The golden disks with a crispy, browned crust are commonly stuffed with a variety of ingredients, and the combinations are seemingly infinite, from beans, cheese, and avocado to shredded beef and onions. For a Venezuelan breakfast, arepas are traditionally paired with a cup of strong coffee and hot dipping chocolate

 

 

10. Pretzel, Germany

 

Considered an iconic symbol of Germany, the pretzel is a type of traditional baked good that is made by combining flour, salt, malt, yeast, and water. The resulting dough is then shaped into a well-known knotted shape of a pretzel before it is baked to perfection.

 

Pretzels are often dipped in a lye solution (natronlauge in German) before they are baked, and then they are called laugenbrezel, a Bavarian-style pretzel distinguished by a nice, brown, and crispy exterior that surrounds the soft interior.

 

Coarse salt is usually sprinkled over the surface of the pretzels, but other toppings may also be used, including sesame, pumpkin, sunflower, or poppy seeds. Regional variations of the pretzel abound, with some of them using fat to obtain a softer dough and others calling for different types of flour such as whole wheat flour or spelt flour.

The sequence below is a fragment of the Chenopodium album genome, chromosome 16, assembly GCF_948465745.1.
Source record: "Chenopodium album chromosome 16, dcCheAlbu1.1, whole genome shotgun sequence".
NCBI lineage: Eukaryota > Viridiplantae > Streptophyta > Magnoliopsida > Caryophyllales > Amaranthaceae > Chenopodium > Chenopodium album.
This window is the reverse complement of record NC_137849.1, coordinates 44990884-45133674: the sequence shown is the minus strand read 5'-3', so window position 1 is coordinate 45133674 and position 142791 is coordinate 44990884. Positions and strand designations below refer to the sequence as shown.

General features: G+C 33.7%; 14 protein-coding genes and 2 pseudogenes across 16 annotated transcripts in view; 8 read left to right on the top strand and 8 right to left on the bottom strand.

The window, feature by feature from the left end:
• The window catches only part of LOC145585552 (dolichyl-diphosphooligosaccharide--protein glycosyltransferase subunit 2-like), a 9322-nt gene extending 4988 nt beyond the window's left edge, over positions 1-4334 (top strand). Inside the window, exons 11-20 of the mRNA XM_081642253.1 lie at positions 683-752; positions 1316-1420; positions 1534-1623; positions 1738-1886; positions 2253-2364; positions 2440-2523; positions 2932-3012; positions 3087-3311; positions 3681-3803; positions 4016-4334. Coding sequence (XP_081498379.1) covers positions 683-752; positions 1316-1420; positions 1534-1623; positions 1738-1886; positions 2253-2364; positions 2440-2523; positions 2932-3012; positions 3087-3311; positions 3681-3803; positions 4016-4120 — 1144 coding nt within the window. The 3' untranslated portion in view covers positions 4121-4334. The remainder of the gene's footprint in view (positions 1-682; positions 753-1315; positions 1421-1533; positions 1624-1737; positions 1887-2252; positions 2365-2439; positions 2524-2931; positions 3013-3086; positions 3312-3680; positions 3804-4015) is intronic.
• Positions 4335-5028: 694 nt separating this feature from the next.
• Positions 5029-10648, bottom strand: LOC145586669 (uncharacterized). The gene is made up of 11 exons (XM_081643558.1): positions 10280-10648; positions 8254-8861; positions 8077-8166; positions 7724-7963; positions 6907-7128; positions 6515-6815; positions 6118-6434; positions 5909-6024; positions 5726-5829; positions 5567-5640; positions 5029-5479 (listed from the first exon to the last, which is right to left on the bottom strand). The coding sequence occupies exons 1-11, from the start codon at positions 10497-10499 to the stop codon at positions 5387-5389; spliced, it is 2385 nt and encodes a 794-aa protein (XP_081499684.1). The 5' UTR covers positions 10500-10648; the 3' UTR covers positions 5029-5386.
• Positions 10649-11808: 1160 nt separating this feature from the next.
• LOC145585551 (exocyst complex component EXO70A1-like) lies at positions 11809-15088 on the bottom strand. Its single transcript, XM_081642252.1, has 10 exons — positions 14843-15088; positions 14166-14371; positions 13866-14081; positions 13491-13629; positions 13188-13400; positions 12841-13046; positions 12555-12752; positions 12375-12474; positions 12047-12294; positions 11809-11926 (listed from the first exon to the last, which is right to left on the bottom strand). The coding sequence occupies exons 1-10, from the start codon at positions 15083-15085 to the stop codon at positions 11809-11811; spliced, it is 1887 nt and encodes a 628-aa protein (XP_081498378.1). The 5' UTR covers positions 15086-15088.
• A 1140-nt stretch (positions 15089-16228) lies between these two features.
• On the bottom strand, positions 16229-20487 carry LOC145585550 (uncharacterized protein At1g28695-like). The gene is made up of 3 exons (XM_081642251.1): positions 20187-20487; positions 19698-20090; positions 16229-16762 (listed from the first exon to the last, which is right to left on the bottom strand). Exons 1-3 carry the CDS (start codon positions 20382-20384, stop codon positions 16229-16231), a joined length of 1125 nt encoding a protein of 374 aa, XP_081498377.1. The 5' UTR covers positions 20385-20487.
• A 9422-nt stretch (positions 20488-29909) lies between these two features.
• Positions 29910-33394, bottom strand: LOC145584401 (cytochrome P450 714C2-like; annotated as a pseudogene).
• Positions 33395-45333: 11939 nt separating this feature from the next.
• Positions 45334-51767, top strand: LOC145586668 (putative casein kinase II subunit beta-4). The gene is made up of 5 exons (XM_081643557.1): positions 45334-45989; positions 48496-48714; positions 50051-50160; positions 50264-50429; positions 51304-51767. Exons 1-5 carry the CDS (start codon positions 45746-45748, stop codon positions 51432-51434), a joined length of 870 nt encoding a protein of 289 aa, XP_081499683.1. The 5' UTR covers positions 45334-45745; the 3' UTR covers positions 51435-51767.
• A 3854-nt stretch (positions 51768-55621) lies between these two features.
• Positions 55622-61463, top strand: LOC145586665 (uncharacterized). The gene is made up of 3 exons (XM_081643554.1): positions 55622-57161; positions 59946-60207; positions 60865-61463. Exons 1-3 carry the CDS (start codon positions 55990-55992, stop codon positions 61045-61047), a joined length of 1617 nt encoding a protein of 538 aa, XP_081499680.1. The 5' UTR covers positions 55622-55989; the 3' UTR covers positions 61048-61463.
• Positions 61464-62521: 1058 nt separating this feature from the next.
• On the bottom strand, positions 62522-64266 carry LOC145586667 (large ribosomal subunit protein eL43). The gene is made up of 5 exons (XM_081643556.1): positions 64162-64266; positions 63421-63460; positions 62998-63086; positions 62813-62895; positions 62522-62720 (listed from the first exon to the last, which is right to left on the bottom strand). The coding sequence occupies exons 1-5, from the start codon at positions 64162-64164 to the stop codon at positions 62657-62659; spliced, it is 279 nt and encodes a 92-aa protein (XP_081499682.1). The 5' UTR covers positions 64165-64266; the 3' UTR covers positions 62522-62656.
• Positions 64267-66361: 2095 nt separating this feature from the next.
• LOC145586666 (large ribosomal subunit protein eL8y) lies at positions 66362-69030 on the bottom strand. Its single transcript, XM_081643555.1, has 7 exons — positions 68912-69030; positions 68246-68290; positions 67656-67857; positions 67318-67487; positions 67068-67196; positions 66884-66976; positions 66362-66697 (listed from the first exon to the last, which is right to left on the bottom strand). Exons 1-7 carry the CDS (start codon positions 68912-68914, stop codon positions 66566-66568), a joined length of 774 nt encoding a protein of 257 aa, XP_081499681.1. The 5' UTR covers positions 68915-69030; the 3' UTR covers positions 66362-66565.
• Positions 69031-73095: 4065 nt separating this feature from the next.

German pretzels come in both sweet and savory versions, and their texture may range from soft to hard. They are usually enjoyed warm as a snack with butter or along with German wurst sausages and a cold German beer on the side for an authentic German experience.

 

The pretzel is a favorite street snack and a staple at any festival, holiday, and Christmas market in the country. Its versatile nature has given rise to numerous variations including New Year’s pretzels (neujahrsbrezel), Oktoberfest pretzels (also called wiesn brezn), and Lent pretzels (fastenbrezeln), among many others.